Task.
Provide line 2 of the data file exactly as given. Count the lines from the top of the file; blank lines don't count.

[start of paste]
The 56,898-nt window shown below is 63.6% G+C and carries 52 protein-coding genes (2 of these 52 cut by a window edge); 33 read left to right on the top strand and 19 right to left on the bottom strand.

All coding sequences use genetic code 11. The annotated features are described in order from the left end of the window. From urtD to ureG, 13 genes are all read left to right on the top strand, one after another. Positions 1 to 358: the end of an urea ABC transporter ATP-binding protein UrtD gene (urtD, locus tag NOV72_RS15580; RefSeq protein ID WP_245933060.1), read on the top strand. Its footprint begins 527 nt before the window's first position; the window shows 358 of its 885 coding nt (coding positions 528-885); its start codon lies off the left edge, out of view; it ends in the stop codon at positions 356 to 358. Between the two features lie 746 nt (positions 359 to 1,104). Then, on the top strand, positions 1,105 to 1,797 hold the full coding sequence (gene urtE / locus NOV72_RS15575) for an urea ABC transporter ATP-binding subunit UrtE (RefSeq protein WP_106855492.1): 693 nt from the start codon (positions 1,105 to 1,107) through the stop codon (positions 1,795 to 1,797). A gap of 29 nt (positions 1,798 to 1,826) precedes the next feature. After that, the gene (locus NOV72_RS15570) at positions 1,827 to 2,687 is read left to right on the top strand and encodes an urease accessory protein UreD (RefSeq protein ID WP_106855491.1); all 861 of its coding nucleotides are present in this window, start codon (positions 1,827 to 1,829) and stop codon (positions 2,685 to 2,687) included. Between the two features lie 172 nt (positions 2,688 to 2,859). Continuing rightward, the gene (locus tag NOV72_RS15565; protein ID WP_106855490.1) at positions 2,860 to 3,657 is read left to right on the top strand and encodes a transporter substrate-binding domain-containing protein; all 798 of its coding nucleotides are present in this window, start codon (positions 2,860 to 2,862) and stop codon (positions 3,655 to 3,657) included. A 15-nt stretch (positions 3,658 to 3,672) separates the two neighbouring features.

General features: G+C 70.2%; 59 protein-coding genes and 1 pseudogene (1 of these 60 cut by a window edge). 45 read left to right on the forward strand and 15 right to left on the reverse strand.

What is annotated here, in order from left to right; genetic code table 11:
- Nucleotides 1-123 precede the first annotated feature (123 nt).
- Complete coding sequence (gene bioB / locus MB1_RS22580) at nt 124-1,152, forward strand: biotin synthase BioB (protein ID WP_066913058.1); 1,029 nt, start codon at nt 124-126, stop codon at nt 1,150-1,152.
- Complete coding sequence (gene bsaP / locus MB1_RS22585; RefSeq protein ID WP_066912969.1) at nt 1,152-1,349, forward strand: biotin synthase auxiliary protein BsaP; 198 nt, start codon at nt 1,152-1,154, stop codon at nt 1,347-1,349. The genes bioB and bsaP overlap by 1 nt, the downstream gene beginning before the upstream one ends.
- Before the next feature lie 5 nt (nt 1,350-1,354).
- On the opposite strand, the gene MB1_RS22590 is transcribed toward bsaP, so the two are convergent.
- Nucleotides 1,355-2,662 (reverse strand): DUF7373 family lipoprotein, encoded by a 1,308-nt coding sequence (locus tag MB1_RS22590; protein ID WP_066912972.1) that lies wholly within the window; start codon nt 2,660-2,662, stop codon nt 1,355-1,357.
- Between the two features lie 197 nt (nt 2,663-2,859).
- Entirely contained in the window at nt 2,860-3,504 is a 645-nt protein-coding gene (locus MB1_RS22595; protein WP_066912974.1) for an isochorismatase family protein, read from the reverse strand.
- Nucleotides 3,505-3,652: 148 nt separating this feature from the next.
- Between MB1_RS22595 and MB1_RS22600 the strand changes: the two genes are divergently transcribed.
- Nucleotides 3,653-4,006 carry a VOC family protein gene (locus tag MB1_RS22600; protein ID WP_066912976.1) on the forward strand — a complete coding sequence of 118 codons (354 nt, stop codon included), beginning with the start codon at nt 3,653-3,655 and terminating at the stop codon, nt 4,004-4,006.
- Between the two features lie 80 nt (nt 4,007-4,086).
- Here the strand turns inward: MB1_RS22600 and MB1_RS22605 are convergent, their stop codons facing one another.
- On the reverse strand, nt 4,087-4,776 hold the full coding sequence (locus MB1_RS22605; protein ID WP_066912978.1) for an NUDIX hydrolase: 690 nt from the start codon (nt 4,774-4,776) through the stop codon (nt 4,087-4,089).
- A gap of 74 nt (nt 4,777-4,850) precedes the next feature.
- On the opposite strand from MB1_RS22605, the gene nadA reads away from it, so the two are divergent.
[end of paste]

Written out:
All coding sequences use genetic code 11. The annotated features are described in order from the left end of the window. From urtD to ureG, 13 genes are all read left to right on the top strand, one after another. Positions 1 to 358: the end of an urea ABC transporter ATP-binding protein UrtD gene (urtD, locus tag NOV72_RS15580; RefSeq protein ID WP_245933060.1), read on the top strand. Its footprint begins 527 nt before the window's first position; the window shows 358 of its 885 coding nt (coding positions 528-885); its start codon lies off the left edge, out of view; it ends in the stop codon at positions 356 to 358. Between the two features lie 746 nt (positions 359 to 1,104). Then, on the top strand, positions 1,105 to 1,797 hold the full coding sequence (gene urtE / locus NOV72_RS15575) for an urea ABC transporter ATP-binding subunit UrtE (RefSeq protein WP_106855492.1): 693 nt from the start codon (positions 1,105 to 1,107) through the stop codon (positions 1,795 to 1,797). A gap of 29 nt (positions 1,798 to 1,826) precedes the next feature. After that, the gene (locus NOV72_RS15570) at positions 1,827 to 2,687 is read left to right on the top strand and encodes an urease accessory protein UreD (RefSeq protein ID WP_106855491.1); all 861 of its coding nucleotides are present in this window, start codon (positions 1,827 to 1,829) and stop codon (positions 2,685 to 2,687) included. Between the two features lie 172 nt (positions 2,688 to 2,859). Continuing rightward, the gene (locus tag NOV72_RS15565; protein ID WP_106855490.1) at positions 2,860 to 3,657 is read left to right on the top strand and encodes a transporter substrate-binding domain-containing protein; all 798 of its coding nucleotides are present in this window, start codon (positions 2,860 to 2,862) and stop codon (positions 3,655 to 3,657) included. A 15-nt stretch (positions 3,658 to 3,672) separates the two neighbouring features.